Once the guesswork or road surface and freedom from having to steer happened, the automobile became free to be scaled up dramatically. Because the laying of railroads was such a costly proposition, the only way to make it economically viable would be to carry as many passengers and goods as possible, hence the evolution of trains into such colossal beasts.
You can think of locomotives as the dinosaur branch of the automobile evolution — environmental conditions selected massive size over maneuverability or private ownership, and the result was the whole category of trains.
Development of road cars continued in parallel to trains. By the 1830s, pioneers like Goldsworthy Gurney were building road-going automobiles and operating omnibus services between various English cities. These were popular enough that people were already speculating and complaining about motor vehicle traffic. In the 1830s!
Road-going steam automobiles would have likely continued to develop rapidly in Britian were it not for the extremely oppressive Red Flag Acts (or Locomotive Acts), started in 1861, which imposed extremely severe restrictions on road-going automobiles. The acts may have been clandestinely funded and supported by the horse-carriage and railroad industries, and these acts served to severely stifle road automobile development in the UK until their repeal in 1896.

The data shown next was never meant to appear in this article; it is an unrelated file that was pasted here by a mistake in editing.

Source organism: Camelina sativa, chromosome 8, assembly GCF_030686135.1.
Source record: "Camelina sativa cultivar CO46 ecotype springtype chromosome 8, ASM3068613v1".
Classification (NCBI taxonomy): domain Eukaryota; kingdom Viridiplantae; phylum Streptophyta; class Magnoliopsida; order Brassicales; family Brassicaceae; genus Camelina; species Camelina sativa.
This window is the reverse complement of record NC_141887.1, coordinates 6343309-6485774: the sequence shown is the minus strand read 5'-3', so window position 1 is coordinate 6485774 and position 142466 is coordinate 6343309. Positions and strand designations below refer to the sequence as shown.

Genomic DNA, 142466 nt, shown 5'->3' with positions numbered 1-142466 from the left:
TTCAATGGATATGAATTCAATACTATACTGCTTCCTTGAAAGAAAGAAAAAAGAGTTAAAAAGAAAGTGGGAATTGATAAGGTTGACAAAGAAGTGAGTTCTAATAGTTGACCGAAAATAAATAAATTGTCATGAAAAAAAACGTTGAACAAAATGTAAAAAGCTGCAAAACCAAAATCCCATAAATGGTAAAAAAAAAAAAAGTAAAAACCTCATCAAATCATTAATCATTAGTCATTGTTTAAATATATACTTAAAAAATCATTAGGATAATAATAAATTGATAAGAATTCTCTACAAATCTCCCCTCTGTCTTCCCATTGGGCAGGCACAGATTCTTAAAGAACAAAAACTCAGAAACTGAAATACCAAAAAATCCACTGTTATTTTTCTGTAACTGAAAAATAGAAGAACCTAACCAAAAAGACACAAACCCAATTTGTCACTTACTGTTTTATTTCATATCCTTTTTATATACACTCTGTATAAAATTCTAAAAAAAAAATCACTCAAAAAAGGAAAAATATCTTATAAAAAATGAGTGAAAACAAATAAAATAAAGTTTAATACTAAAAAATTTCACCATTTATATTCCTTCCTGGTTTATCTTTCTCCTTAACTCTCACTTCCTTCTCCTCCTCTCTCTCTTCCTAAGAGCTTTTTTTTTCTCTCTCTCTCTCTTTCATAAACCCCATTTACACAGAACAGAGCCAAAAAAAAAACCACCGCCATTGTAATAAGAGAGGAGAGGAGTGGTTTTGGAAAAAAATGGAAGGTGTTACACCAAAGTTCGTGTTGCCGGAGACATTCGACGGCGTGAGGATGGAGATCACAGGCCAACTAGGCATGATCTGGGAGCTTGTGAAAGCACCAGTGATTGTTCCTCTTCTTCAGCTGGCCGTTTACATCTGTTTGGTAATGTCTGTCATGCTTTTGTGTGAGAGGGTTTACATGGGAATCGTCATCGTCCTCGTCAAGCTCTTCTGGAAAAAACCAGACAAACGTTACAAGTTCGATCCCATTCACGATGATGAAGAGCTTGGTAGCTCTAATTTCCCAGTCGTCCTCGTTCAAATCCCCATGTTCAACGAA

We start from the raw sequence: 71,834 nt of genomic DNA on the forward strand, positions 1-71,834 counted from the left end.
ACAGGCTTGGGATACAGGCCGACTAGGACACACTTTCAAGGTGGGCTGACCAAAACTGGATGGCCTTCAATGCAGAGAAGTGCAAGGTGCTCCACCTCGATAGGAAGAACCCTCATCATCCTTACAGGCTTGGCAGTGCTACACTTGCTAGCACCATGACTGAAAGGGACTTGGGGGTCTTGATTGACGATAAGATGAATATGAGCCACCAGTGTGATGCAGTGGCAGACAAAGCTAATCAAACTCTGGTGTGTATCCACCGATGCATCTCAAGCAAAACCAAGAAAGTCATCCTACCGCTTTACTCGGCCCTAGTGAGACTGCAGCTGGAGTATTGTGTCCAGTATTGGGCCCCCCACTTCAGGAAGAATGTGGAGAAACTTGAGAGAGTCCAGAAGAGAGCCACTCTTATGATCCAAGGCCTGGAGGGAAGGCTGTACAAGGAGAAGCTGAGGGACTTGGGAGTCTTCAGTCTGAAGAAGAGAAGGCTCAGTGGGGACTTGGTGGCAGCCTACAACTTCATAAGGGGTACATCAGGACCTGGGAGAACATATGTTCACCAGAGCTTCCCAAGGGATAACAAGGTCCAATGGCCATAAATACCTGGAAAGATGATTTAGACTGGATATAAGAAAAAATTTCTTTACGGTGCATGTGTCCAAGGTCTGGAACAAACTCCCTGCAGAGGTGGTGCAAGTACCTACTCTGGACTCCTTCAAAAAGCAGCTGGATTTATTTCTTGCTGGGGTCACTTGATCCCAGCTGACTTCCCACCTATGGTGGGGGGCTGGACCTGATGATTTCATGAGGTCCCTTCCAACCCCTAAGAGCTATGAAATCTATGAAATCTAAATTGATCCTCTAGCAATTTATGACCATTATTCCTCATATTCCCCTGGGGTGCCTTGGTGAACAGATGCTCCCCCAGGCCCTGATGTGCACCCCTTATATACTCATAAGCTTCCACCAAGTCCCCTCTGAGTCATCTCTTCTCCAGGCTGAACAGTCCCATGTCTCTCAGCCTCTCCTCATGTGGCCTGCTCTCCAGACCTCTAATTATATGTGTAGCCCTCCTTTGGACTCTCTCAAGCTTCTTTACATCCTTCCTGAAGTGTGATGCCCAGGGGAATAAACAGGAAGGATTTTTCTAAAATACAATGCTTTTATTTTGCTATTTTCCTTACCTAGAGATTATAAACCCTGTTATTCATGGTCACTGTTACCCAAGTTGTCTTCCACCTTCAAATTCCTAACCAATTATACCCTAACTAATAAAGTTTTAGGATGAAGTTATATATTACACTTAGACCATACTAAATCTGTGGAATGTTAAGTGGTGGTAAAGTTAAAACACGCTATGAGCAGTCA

The slowing down of the road automobile business did help the railroads to grow and develop, though road automobile development was still happening outside of the UK — though some interesting things were still happening in the UK, like the first car ever to be sold to a private buyer, in 1861.
In France, Belgian inventor Etienné Lenoir had an internal-combustion vehicle called the Hippomobile, way back in 1863. By the 1870s Amedée Bollee was building steam cars with front engine/rear drive layouts and independent suspension in limited but series production.
In 1875, Austrian Sigfried Marcus built the first working internal combustion gasoline engine, a good eleven or so years before Karl Benz’ motorwagen. Of course, soon after, we do get to the Benz Motorwagen, and that, with its Otto-cycle engine, was one of the pioneers of modern automobiles.
The big take-away here, though, is that automobiles have been in continuous commercial use and development since at least the early 1800s, though much of that activity in the 1800s was in the branch of automobiles that requires tracks to run. But that really doesn’t make them automobiles any less.
Cars and trains are both self-propelled vehicles, both automobiles. They both came from the same initial experiments and research and vehicles. The artificial division by which we treat the origin of the two machines is counter-productive, and I’d like to see it stop.
When we talk about the origin of the car, we can no longer mention that crazy French machine and then leapfrog to the Benz Motorwagen, no matter how much Mercedes loves that. There’s a whole century of largely ignored automobile development — and that includes railroad locomotives — that deserves attention, and I want to see that happen.
To that end, here’s a chart of my proposed new timeline of automotive development. Help me spread the word. Thanks!